A team of chemical experts on Wednesday assembled by the United Nations was about to travel to Syria, having received the go-ahead from President Bashar Assad’s government after extended negotiations, CBS News reported.
One U.N. official, who would not agree to be named, said the team would arrive in Damascus on Friday, the network reported. Earlier in the week, the mission was suspended indefinitely due to “technical hitches,” in the words of one anonymous source.
“Everything is set. The inspectors will interview victims, witnesses, doctors and residents. They will report what they see on the ground but will not make decisions,” the official told CBS for the Wednesday report.
“As agreed with the government of Syria, the team will remain in the country to conduct its activities, including onsite visits, for a period of 14 days, extendable upon mutual consent,” the United Nations said in statement released on Wednesday.
Speaking on Thursday, a Syrian Foreign Ministry insider said “there were no difficulties in the negotiations and Syria said it is ready to give the team all the facilities it needs to carry out its mission.”
“Syria has nothing to hide,” the source told Agence France-Presse.
Meanwhile, Chairman of the Joint Chiefs of Staff Gen. Martin Dempsey continued his weeklong trip to the Middle East on Wednesday, engaging in talks with Jordan’s king and top military official about securing their nation’s border with Syria and handling upwards of 550,000 Syrian refugees, the New York Times reported.
Jordan is seeking U.S. help in securing a border that is increasingly used by weapons smugglers, according to the newspaper. Additionally, King Abdullah II and Gen. Mashal al-Zaben discussed with Dempsey the need for increased humanitarian aid for Syrians who have fled to Jordan, according to the Times.
“We did not talk about direct military intervention,” Dempsey said. “That actually never came up. What did come up was discussions about what we could do to help them build their capability and capacities, whether it was border surveillance and ISR [Intelligence, surveillance and reconnaissance].”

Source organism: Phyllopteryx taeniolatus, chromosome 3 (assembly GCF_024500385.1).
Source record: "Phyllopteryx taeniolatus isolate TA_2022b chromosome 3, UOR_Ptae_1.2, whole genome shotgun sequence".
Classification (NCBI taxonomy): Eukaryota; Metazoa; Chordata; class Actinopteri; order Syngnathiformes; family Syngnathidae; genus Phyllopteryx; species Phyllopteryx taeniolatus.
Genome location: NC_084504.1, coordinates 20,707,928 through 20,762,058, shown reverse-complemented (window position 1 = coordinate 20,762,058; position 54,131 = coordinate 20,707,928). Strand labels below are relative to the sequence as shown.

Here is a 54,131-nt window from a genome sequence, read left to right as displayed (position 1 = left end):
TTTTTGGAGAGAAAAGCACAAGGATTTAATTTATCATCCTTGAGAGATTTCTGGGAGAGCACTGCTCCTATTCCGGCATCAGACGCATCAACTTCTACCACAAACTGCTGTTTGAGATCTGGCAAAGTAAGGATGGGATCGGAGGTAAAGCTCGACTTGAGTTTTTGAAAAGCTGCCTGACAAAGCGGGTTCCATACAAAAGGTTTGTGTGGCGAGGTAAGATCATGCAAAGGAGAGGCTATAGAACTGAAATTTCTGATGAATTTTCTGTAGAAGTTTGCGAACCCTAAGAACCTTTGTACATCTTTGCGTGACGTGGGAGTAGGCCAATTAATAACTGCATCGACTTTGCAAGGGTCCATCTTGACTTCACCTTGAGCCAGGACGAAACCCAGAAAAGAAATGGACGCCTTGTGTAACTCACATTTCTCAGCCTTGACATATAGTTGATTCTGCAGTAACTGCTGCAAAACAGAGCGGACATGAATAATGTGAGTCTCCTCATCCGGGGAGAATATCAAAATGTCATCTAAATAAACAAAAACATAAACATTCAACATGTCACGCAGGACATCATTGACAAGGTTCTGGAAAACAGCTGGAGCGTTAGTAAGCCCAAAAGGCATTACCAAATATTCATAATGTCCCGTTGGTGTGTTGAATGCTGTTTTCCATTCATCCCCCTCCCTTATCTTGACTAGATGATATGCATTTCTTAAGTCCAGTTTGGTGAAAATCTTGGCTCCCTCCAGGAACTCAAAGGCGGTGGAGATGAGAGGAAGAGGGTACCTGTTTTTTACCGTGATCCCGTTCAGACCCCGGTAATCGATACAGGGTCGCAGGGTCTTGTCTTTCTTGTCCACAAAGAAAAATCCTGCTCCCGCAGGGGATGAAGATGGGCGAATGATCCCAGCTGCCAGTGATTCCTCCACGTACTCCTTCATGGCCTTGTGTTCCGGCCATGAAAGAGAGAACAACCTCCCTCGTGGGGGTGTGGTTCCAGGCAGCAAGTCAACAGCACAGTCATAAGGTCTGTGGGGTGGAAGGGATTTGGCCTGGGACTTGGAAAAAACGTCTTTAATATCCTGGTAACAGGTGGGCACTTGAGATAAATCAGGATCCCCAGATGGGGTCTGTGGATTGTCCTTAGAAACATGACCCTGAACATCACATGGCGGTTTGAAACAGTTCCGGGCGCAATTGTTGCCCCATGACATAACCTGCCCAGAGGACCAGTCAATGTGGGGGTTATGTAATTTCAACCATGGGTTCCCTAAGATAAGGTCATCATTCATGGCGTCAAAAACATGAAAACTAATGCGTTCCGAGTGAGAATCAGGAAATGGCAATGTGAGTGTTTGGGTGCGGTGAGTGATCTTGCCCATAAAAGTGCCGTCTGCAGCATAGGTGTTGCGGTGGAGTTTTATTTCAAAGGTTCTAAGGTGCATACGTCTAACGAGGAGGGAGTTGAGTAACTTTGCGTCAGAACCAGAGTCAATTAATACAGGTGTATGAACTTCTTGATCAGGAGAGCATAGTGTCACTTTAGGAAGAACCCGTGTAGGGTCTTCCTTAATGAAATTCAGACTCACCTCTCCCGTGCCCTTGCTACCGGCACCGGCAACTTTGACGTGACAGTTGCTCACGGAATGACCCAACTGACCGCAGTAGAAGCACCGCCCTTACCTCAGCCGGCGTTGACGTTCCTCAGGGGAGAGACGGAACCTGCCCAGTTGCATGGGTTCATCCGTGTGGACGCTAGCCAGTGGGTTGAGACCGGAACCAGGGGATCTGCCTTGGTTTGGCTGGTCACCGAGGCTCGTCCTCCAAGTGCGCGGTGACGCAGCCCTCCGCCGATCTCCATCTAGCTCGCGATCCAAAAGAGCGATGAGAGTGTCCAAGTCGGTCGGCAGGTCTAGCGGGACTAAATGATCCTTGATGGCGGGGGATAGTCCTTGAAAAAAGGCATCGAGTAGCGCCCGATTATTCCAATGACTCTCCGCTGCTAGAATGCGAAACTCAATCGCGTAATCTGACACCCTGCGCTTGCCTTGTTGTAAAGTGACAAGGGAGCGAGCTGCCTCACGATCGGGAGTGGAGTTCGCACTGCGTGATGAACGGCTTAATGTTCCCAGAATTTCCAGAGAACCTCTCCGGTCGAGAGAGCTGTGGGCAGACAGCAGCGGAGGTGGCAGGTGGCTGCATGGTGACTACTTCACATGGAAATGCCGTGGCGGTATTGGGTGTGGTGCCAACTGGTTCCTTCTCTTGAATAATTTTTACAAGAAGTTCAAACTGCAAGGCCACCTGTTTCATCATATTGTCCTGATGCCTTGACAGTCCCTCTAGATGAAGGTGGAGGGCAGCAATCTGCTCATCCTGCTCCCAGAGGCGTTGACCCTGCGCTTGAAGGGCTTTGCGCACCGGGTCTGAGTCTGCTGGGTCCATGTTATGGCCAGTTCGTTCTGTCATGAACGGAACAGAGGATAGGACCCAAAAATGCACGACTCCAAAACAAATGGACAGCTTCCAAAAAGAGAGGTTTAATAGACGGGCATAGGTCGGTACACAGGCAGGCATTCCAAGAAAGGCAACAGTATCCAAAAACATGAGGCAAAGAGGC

The United States and Jordan have close diplomatic ties, making additional aid likely, according to the newspaper. That could include specialized training for Jordanian Special Operations forces to increase their counterterrorism capabilities and prepare a defense plan against a chemical weapons attack.
Additionally, U.S. support could come in the form of combining the gathering of intelligence and integrating intelligence and operations, the American Forces Press Service reported.
Dempsey said part of the challenge in Syria under discussion with Jordan and Israel is “identifying a moderate opposition [in Syria], and then enabling it to be effective,” the press service reported.
“Certainly our partners in the region are far better equipped to determine who’s who and with what motivation than we are. They are and will continue to be an important part of making those identifications,” AFPS cited Dempsey as saying.
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The nonpartisan Congressional Budget Office has released its score of the House-passed American Health Care Act, which would replace Obamacare. According to the CBO, the bill would reduce the deficit by $119 billion by 2026, while leaving 14 million more Americans uninsured in 2018 than under current law, a number swelling to 23 million by 2026. Further, insurance premiums would balloon 20 percent in 2018 and five percent in 2019 before the waiver provision in the legislation would kick in. The provision allows states to apply for waivers and permit insurers to offer skimpier plans, which would likely entice younger and healthier individuals to buy health insurance while potentially pricing older and less healthy Americans out of insurance plans. House Republicans approved this bill in late April without waiting for the CBO score.
Republican Sen. Lindsey Graham said Wednesday during a Senate Appropriations subcommittee hearing that President Donald Trump's budget is little more than recycling bin material. "The budget proposed by the president doesn't have a snowball's chance in hell of passing," Graham said. Graham had previously opposed the budget over its nearly 30 percent cut to the budget of the State Department. The budget slashes spending on domestic priorities while increasing military spending.
Senate Majority Leader Mitch McConnell said Wednesday that he doesn't yet know the formula towards gaining passage of an Obamacare replacement in the Senate. "I don't know how we get to 50 (votes) at the moment. But that's the goal," McConnell said. The House passed an Obamacare replacement bill which has been widely seen as dead on arrival in the Senate, and McConnell has put together a working group of Republican Senators working towards creating health care legislation which could gain the support of at least 50 Senators.
"Former FBI Director Robert Mueller has been cleared by U.S. Department of Justice ethics experts to oversee an investigation into possible collusion between then-candidate Donald Trump's 2016 election campaign and Russia." Some had speculated that the White House would use "an ethics rule limiting government attorneys from investigating people their former law firm represented" to trip up Mueller's appointment. Jared Kushner is a client of Mueller's firm, WilmerHale. "Although Mueller has now been cleared by the Justice Department, the White House may still use his former law firm's connection to Manafort and Kushner to undermine the findings of his investigation, according to two sources close to the White House."